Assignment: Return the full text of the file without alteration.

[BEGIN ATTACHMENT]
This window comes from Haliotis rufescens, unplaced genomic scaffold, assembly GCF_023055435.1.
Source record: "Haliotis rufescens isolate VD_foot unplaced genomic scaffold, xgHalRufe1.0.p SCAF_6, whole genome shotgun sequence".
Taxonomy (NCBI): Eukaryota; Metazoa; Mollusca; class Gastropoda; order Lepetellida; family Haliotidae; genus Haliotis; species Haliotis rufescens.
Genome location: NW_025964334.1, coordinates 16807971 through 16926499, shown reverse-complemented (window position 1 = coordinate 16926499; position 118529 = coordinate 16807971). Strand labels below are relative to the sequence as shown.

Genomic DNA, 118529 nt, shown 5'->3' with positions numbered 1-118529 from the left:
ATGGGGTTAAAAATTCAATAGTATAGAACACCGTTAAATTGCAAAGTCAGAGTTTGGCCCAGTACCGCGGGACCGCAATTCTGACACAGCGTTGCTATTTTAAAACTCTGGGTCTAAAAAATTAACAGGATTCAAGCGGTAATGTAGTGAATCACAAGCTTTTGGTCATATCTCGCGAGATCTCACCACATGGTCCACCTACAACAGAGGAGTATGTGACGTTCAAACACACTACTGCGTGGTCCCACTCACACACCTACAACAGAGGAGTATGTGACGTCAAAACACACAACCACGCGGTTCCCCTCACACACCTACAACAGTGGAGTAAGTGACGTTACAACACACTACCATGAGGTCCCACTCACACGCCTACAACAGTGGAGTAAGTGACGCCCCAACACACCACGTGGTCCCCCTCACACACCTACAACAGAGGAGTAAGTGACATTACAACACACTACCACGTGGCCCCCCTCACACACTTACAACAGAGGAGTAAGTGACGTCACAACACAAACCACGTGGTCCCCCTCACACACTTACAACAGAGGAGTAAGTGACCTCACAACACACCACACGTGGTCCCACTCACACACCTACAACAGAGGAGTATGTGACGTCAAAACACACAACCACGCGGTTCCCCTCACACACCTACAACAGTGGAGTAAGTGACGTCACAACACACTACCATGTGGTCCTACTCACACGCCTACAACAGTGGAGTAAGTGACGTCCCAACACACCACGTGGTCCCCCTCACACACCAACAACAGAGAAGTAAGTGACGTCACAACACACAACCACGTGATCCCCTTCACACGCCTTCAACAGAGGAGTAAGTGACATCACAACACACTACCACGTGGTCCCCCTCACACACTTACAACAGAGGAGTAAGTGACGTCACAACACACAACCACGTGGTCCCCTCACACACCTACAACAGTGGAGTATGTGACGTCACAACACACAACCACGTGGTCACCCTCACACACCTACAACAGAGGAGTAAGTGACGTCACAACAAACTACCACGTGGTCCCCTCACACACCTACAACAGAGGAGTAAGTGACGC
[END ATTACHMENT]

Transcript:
This window comes from Haliotis rufescens, unplaced genomic scaffold, assembly GCF_023055435.1.
Source record: "Haliotis rufescens isolate VD_foot unplaced genomic scaffold, xgHalRufe1.0.p SCAF_6, whole genome shotgun sequence".
Taxonomy (NCBI): Eukaryota; Metazoa; Mollusca; class Gastropoda; order Lepetellida; family Haliotidae; genus Haliotis; species Haliotis rufescens.
Genome location: NW_025964334.1, coordinates 16807971 through 16926499, shown reverse-complemented (window position 1 = coordinate 16926499; position 118529 = coordinate 16807971). Strand labels below are relative to the sequence as shown.

Genomic DNA, 118529 nt, shown 5'->3' with positions numbered 1-118529 from the left:
ATGGGGTTAAAAATTCAATAGTATAGAACACCGTTAAATTGCAAAGTCAGAGTTTGGCCCAGTACCGCGGGACCGCAATTCTGACACAGCGTTGCTATTTTAAAACTCTGGGTCTAAAAAATTAACAGGATTCAAGCGGTAATGTAGTGAATCACAAGCTTTTGGTCATATCTCGCGAGATCTCACCACATGGTCCACCTACAACAGAGGAGTATGTGACGTTCAAACACACTACTGCGTGGTCCCACTCACACACCTACAACAGAGGAGTATGTGACGTCAAAACACACAACCACGCGGTTCCCCTCACACACCTACAACAGTGGAGTAAGTGACGTTACAACACACTACCATGAGGTCCCACTCACACGCCTACAACAGTGGAGTAAGTGACGCCCCAACACACCACGTGGTCCCCCTCACACACCTACAACAGAGGAGTAAGTGACATTACAACACACTACCACGTGGCCCCCCTCACACACTTACAACAGAGGAGTAAGTGACGTCACAACACAAACCACGTGGTCCCCCTCACACACTTACAACAGAGGAGTAAGTGACCTCACAACACACCACACGTGGTCCCACTCACACACCTACAACAGAGGAGTATGTGACGTCAAAACACACAACCACGCGGTTCCCCTCACACACCTACAACAGTGGAGTAAGTGACGTCACAACACACTACCATGTGGTCCTACTCACACGCCTACAACAGTGGAGTAAGTGACGTCCCAACACACCACGTGGTCCCCCTCACACACCAACAACAGAGAAGTAAGTGACGTCACAACACACAACCACGTGATCCCCTTCACACGCCTTCAACAGAGGAGTAAGTGACATCACAACACACTACCACGTGGTCCCCCTCACACACTTACAACAGAGGAGTAAGTGACGTCACAACACACAACCACGTGGTCCCCTCACACACCTACAACAGTGGAGTATGTGACGTCACAACACACAACCACGTGGTCACCCTCACACACCTACAACAGAGGAGTAAGTGACGTCACAACAAACTACCACGTGGTCCCCTCACACACCTACAACAGAGGAGTAAGTGACGC